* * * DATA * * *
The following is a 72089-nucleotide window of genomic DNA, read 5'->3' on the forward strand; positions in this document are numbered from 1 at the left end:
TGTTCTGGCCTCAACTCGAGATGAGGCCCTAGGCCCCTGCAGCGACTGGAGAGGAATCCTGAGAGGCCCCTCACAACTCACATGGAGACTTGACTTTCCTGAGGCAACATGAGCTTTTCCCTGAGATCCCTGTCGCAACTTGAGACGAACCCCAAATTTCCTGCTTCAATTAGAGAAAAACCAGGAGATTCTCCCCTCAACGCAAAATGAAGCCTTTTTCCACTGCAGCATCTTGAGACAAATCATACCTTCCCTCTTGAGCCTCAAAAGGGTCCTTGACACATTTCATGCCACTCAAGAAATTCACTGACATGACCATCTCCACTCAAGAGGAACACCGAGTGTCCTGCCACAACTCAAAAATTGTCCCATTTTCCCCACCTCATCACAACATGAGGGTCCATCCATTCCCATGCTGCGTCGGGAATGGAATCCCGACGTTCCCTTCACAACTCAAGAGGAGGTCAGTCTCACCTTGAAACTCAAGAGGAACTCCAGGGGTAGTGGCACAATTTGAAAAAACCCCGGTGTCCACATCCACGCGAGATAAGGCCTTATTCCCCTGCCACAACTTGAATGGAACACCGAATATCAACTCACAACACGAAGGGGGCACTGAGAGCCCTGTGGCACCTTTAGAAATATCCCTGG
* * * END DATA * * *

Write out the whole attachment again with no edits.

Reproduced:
The following is a 72089-nucleotide window of genomic DNA, read 5'->3' on the forward strand; positions in this document are numbered from 1 at the left end:
TGTTCTGGCCTCAACTCGAGATGAGGCCCTAGGCCCCTGCAGCGACTGGAGAGGAATCCTGAGAGGCCCCTCACAACTCACATGGAGACTTGACTTTCCTGAGGCAACATGAGCTTTTCCCTGAGATCCCTGTCGCAACTTGAGACGAACCCCAAATTTCCTGCTTCAATTAGAGAAAAACCAGGAGATTCTCCCCTCAACGCAAAATGAAGCCTTTTTCCACTGCAGCATCTTGAGACAAATCATACCTTCCCTCTTGAGCCTCAAAAGGGTCCTTGACACATTTCATGCCACTCAAGAAATTCACTGACATGACCATCTCCACTCAAGAGGAACACCGAGTGTCCTGCCACAACTCAAAAATTGTCCCATTTTCCCCACCTCATCACAACATGAGGGTCCATCCATTCCCATGCTGCGTCGGGAATGGAATCCCGACGTTCCCTTCACAACTCAAGAGGAGGTCAGTCTCACCTTGAAACTCAAGAGGAACTCCAGGGGTAGTGGCACAATTTGAAAAAACCCCGGTGTCCACATCCACGCGAGATAAGGCCTTATTCCCCTGCCACAACTTGAATGGAACACCGAATATCAACTCACAACACGAAGGGGGCACTGAGAGCCCTGTGGCACCTTTAGAAATATCCCTGG